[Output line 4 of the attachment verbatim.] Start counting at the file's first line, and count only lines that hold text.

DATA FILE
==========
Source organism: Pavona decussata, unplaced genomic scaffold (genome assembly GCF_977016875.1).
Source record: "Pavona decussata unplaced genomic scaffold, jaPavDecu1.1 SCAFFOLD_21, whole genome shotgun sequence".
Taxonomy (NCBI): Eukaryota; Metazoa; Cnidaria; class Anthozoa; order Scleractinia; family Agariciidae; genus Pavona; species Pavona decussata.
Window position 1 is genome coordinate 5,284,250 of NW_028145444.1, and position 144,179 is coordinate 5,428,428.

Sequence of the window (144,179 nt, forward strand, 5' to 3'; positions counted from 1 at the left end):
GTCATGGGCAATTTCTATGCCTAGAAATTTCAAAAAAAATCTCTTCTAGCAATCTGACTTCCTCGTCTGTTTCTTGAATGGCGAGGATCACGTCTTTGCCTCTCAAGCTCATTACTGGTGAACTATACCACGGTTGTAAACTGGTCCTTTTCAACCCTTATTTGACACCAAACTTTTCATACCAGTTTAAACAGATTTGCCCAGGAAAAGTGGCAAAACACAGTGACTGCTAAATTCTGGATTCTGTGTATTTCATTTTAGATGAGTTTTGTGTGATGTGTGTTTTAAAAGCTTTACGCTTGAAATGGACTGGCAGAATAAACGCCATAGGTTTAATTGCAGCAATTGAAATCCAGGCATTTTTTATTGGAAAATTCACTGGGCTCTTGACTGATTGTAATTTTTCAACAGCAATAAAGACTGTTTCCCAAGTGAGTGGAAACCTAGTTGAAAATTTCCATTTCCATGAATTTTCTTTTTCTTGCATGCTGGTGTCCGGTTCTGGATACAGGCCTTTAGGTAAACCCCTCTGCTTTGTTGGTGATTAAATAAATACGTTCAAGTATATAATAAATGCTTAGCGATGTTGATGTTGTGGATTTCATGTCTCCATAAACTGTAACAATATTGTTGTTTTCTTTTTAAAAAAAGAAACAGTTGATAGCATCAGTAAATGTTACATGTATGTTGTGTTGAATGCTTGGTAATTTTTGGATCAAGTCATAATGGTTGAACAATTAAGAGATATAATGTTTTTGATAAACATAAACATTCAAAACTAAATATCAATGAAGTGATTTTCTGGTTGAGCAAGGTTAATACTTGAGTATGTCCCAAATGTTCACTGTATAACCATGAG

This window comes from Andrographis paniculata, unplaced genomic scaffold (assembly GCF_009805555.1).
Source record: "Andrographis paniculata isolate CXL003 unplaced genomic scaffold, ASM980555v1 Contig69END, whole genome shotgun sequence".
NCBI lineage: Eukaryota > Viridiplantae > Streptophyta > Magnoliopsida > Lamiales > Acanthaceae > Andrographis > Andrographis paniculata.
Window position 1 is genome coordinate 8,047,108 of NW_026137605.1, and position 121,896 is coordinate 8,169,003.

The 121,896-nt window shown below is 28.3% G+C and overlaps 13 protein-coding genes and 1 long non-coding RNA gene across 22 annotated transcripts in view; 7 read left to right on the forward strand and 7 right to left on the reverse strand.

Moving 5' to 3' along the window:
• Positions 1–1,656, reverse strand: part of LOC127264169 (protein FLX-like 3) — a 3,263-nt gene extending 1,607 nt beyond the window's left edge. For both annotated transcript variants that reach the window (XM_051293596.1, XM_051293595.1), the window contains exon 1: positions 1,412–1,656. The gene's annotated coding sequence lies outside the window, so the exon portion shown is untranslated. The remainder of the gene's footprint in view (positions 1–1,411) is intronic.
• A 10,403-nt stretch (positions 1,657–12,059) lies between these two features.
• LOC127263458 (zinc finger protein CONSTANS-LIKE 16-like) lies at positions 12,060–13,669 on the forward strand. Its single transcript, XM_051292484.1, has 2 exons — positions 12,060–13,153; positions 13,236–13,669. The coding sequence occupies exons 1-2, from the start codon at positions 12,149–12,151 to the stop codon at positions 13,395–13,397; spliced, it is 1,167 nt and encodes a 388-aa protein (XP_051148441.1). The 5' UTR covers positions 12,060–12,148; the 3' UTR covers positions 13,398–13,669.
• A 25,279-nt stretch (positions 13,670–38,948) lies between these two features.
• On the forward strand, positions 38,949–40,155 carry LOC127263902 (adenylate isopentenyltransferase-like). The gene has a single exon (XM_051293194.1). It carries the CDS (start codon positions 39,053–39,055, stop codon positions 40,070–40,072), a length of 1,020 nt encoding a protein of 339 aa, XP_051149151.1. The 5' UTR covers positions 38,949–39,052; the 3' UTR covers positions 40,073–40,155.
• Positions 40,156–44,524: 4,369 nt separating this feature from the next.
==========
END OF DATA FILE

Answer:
Window position 1 is genome coordinate 5,284,250 of NW_028145444.1, and position 144,179 is coordinate 5,428,428.